Planning Your Trip
Itineraries, Day Trips & Tours
Things to Do
What to Eat & Drink
Planning a trip to Paris? Congrats. Before you go, it's essential to learn a bit about when to visit, what to see and do, where to stay and eat out, and how to get around. Whether you're embarking on a first-time visit or already know the city well, this at-a-glance guide will help you take the necessary steps to plan your trip with ease—and enjoy the capital fully once you're there.
Planning Your Trip
- Best Time to Visit: Generally, the best time to visit Paris is between late spring and late summer, when outdoor activities, lively events, and nearby day trips allow you to experience the city to the fullest. The winter holiday season is also a festive and cheerful time to go, but cold weather may detract some.
- Language: French is the official language in Paris. Many speak English fluently or somewhat fluently, but make sure to use polite greetings in French.
- Currency: The Euro (€) is the official currency.
- Getting Around: Paris is easy to navigate by metro, bus, and commuter-line trains (RER lines).
- Travel Tip: If you do choose to visit Paris in high season (roughly April to early October), try getting up early to visit museums and other attractions; if possible, avoid big-ticket attractions like the Eiffel Tower on weekends.
Things to Do
Paris is home to many globally-renowned attractions, including the Eiffel Tower; Notre-Dame Cathedral; and the Louvre, the largest museum in the world. It's impossible to see and do it all during a single trip, but we recommend experiencing at least a few of the city's most iconic sights and museums during a first visit. You should also make time to get a taste of France's world-famous cuisine; attend an annual festival or gallery opening; and explore the city at night, when it's arguably at its most enchanting.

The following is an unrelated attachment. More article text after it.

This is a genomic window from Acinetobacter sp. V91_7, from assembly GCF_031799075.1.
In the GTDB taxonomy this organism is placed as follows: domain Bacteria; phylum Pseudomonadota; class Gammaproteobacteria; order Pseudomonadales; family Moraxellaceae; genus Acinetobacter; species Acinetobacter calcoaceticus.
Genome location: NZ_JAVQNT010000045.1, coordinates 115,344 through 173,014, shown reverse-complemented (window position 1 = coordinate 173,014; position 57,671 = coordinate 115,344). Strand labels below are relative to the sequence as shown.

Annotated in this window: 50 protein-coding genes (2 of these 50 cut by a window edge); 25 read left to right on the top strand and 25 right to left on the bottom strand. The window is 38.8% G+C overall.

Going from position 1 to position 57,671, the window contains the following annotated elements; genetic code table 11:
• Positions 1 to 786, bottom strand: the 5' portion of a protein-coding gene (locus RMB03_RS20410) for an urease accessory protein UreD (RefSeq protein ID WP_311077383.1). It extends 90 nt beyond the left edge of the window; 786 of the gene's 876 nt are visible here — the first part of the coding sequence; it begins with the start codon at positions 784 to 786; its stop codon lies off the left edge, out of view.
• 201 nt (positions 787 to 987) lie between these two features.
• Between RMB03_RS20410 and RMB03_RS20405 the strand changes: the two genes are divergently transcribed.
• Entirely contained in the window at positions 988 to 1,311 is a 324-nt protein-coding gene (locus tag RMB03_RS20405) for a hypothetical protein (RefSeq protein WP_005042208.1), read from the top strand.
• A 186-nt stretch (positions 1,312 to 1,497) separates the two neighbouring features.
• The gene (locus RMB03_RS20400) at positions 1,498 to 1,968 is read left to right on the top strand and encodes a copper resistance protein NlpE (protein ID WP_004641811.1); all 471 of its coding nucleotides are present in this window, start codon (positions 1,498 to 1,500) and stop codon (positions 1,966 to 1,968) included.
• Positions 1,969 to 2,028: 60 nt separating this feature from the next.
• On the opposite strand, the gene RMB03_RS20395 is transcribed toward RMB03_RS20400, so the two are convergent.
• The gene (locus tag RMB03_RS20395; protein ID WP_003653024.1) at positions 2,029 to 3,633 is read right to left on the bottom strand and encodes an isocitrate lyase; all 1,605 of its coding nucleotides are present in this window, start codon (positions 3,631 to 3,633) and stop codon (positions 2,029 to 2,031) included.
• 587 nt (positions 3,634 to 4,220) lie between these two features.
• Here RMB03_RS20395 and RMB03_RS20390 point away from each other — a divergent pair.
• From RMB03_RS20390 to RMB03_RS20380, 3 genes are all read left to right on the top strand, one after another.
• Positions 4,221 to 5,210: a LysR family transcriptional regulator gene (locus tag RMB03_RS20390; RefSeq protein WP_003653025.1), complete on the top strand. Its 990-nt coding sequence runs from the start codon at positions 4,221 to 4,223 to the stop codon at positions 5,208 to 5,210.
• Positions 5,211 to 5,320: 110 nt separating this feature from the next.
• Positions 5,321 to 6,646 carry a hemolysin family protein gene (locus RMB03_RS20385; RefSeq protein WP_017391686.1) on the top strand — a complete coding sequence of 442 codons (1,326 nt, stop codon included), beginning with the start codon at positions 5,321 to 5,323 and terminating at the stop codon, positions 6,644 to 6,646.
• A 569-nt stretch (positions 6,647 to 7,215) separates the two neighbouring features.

- See our guide to the 30 best sights and attractions in Paris, including museums, monuments, and sightseeing cruises on the Seine river.
- Explore Paris in a more local way by getting to know some of the city's residential neighborhoods, and choosing among a few of its weird and offbeat attractions.
- Consider taking one or more day trips outside of the city to expand your horizons and get some fresh air. The Chateau de Versailles, Monet's Gardens at Giverny, and Chartres Cathedral are easily accessible by train and doable in a day.
What to Eat and Drink
As the capital of France, Paris is globally renowned for its excellent and creative cuisine—not to mention its fine French wines. There are 122 Michelin-starred restaurants in the city, and with classic brasseries, mouth-watering patisseries, and open-air markets to boot, there are so many delicious ways to "eat your way" through the capital.
Even though Paris itself doesn't produce much wine of note these days, it's still a great place to learn about—and taste—some of the finest French bottles. Spend an evening at one of the city's best wine bars, or learn more about the history and production of wine at the Musée du Vin. Care for a creative and beautiful cocktail in an intimate setting? These secret bars in Paris offer a stimulating and intriguing evening out on the town. And if beer is more your speed, head to one of the best craft breweries in the capital.
To hone in on the best places to eat out, see our complete guide to dining in Paris, as well as features on the most romantic restaurants in the capital, dining out while vegetarian or vegan, and the best budget-friendly French restaurants to try.
Where to Stay
There are hundreds of hotels in Paris, which can make it a pretty daunting task to choose the "right" one. The best approach might be to first get an overview of the different Parisian districts and neighborhoods ("arrondissements" in French) and decide which one is most suited to your tastes, budget, and travel requirements.